As customary in the 70s, models for the US market, where most of these cars were sold, had to be changed slightly to meet their road regulations. This included fitting larger bumpers and different headlights, among other things. These upgrades weren’t something that helped the styling, with European-spec models being more sleek and elegant.
Fourth generation Mercedes SL 500
The R107 Mercedes SL was a highly-successful and hugely popular model whose production spanned nearly two decades. So, replacing it was an enormous and demanding task, which was consequently given to the car codenamed R129, which was introduced in 1989. Again, the styling was significantly changed, featuring an angled front fascia and more sturdy, massive body lines. As with its predecessor, the design was hugely influenced by the then-current S-Class. But unlike the old model, the new SL was available only as a 2-seater convertible. Once more, the roof configuration offered a foldable soft top and an optional removable hardtop.
Significant upgrades were made to the drivetrain and other mechanical underpinnings. The engine lineup was initially carried over from the old model but only to be replaced with brand-new units in the following years. Outdated in-line six units gave way to more modern V6 variants, and several huge V12s were added. But the 5-liter V8, available in its updated version, was, for many, the most desirable version of them all. Manual transmissions were available, although a superb and sleek 5-speed G-Tronic automatic was a better option. The suspension was thoroughly revised, with a multilink rear axle replacing the trailing-arm configuration, which spruced up the handling even more.
One of the characteristics of this Mercedes SL generation is that they were loaded with all the latest technology. For instance, this was one of the first cars to feature electronically controlled damping, which adjusts the suspensions’ behavior depending on road conditions. Or, a hidden roll-over bar that would automatically extend outwards in a crash. This was accompanied by a wide range of comfort features all around.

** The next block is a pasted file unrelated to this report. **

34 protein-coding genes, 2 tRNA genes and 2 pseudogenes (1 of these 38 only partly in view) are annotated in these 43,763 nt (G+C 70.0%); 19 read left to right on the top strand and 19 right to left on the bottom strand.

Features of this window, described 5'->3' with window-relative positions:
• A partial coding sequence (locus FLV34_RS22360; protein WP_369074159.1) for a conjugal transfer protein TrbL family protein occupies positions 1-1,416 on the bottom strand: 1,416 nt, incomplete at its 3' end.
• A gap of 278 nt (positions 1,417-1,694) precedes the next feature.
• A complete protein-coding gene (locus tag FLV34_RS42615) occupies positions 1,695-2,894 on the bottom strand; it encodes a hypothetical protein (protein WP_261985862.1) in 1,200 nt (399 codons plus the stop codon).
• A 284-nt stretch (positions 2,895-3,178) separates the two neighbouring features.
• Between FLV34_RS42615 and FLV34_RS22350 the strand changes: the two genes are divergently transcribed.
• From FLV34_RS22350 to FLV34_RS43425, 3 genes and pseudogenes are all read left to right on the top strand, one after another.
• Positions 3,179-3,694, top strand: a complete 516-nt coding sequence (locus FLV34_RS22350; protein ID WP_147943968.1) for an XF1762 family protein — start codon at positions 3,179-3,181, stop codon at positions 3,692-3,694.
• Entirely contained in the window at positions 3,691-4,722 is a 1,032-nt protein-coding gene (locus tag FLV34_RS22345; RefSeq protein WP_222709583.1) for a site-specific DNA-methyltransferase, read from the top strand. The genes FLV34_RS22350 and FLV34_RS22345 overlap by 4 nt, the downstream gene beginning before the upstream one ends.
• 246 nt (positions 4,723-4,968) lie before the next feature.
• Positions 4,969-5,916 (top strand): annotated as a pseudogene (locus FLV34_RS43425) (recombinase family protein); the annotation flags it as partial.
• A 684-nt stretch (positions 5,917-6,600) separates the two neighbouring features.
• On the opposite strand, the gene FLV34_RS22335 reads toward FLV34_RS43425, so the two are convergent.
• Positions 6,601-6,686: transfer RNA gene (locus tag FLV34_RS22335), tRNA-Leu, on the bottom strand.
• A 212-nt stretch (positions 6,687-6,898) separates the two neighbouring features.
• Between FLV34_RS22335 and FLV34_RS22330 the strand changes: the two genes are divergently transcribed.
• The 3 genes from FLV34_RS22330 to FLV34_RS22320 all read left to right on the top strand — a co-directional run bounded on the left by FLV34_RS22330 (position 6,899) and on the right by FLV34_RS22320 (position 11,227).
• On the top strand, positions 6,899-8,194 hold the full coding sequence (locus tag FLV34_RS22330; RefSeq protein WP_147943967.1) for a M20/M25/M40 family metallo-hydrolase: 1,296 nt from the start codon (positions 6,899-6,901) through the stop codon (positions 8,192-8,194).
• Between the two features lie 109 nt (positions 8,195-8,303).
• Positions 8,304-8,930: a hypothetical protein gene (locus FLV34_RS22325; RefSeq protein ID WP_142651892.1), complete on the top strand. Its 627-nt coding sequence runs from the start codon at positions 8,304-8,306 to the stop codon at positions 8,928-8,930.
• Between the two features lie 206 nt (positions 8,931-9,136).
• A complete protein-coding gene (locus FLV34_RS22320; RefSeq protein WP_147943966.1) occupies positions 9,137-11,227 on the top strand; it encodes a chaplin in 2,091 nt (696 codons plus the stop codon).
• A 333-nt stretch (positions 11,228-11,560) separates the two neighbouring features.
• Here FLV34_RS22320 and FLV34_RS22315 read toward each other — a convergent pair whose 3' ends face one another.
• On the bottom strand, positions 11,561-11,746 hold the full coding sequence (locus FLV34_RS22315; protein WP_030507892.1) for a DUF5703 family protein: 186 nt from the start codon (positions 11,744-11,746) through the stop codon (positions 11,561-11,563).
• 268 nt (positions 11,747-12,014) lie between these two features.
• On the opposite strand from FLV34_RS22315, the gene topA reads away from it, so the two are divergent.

Fifth-generation Mercedes SL 500
With the path firmly ushered in by previous successes, the sixth-generation Mercedes SL had clear goals in front of it – set new standards of performance and luxury in its class. This time, the design was focused on an aggressive appearance and road presence rather than sleek elegance. And, for the first time, the looks were more similar to the contemporary E-Class than it was to the S-Class. This was because designers felt such a styling would give the new car a sportier appearance. But the most striking party piece this car has is, without a doubt, the roof, as this was the first Mercedes SL to have a foldable metal hardtop. And that meant the owner could have a true coupe that transforms into an open-head roadster at a touch of a button.
Throughout its production run, the sixth-generation Mercedes SL had a range of engines under its hood. There was an entry-level V6, several V8s, with some of them being supercharged, and a pair of V12s. This was also the car where that iconic 5-liter V8 had its last appearance, as it was dropped out in 2006. With it, the SL 500 nameplate lost its true meaning, as future models bearing that name didn’t have an engine with matching displacement.
A wrap-up on Mercedes SL 500
The SL is a nameplate Mercedes uses for their flagship convertible model that’s continuously in production from 1954 to today. During this time, there were seven generations, with noticeable versions for each. But for most car enthusiasts, the Mercedes SL 500 is the most desirable model of the lot. Initially, this nameplate was intended for cars with the aluminum 5-liter V8 engine, available in third, fourth, and fifth-generation models. And although this engine was dropped from production in 2006, the SL 500 was kept live. But the future models bearing this name, though, didn’t have engines with matching displacement.